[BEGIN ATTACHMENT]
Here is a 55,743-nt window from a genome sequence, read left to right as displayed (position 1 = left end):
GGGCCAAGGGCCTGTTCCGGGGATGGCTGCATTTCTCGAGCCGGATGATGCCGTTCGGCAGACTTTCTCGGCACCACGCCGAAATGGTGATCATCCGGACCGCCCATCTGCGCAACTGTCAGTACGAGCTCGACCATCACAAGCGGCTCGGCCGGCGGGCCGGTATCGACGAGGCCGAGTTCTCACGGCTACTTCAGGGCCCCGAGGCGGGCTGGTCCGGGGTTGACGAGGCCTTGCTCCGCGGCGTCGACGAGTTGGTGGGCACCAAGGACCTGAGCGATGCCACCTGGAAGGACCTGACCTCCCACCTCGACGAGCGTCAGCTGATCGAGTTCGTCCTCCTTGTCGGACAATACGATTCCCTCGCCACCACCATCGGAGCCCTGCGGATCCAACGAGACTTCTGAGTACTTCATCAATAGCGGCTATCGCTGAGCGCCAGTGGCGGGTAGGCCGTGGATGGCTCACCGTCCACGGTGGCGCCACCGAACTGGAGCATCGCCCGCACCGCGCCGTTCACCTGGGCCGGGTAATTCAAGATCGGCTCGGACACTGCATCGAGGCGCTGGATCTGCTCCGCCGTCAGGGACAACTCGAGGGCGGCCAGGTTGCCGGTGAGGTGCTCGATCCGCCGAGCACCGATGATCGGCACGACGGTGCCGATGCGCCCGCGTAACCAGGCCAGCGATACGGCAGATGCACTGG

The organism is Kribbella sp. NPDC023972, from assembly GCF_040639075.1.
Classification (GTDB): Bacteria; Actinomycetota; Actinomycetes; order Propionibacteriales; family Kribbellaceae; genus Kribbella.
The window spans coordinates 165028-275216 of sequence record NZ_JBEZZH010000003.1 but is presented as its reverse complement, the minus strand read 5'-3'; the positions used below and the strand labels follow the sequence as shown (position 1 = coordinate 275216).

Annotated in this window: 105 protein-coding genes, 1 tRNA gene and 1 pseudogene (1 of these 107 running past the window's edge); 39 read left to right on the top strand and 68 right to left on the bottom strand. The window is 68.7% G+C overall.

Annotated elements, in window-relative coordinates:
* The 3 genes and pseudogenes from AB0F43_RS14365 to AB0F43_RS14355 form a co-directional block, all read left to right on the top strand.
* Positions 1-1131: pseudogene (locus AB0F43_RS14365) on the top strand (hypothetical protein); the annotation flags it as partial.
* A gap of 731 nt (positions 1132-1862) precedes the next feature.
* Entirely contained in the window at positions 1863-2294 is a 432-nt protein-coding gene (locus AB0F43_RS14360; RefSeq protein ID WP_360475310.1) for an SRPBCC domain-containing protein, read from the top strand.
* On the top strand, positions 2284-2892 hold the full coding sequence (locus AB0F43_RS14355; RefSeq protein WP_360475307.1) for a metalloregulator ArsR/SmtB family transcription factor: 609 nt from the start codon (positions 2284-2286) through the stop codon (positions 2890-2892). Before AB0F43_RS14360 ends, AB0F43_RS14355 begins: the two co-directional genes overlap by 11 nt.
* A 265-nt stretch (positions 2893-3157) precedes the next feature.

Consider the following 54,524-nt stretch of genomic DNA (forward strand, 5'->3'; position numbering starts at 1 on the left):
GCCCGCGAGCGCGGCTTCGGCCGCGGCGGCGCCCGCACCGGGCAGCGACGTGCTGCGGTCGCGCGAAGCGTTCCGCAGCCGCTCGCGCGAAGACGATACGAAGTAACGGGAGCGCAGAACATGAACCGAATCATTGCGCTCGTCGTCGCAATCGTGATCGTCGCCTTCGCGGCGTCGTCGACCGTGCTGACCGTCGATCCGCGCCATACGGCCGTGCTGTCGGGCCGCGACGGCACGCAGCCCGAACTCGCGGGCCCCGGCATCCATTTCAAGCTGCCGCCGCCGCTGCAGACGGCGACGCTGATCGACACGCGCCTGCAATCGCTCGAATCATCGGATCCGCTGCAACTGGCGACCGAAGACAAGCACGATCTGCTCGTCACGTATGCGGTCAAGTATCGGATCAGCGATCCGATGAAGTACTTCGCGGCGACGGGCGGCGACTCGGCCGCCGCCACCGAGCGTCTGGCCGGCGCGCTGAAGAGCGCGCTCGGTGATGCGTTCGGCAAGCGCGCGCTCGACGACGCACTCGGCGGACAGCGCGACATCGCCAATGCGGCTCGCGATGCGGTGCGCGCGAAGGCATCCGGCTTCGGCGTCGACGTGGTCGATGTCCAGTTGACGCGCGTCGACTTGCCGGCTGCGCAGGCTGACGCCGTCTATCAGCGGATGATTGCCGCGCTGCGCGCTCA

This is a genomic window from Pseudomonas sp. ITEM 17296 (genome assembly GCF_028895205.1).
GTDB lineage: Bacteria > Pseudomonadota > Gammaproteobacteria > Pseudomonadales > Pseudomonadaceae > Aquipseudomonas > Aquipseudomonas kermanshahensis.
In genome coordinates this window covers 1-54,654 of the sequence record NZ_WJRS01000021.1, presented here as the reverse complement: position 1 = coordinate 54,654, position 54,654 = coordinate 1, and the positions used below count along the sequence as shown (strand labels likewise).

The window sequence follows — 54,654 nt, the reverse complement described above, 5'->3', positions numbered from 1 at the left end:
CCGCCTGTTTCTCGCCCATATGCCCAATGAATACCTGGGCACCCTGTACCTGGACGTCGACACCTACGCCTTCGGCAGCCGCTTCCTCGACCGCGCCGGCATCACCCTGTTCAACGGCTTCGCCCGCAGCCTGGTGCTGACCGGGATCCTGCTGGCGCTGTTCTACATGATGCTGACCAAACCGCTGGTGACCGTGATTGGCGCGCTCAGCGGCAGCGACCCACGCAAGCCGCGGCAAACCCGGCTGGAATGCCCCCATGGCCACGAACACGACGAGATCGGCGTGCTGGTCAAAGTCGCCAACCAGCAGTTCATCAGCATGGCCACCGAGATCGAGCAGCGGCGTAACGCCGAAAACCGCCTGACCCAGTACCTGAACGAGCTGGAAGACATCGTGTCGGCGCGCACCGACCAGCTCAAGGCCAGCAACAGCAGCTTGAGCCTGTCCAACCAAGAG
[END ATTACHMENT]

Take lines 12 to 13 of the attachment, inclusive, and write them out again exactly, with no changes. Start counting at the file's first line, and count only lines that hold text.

* On the top strand, positions 2284-2892 hold the full coding sequence (locus AB0F43_RS14355; RefSeq protein WP_360475307.1) for a metalloregulator ArsR/SmtB family transcription factor: 609 nt from the start codon (positions 2284-2286) through the stop codon (positions 2890-2892). Before AB0F43_RS14360 ends, AB0F43_RS14355 begins: the two co-directional genes overlap by 11 nt.
* A 265-nt stretch (positions 2893-3157) precedes the next feature.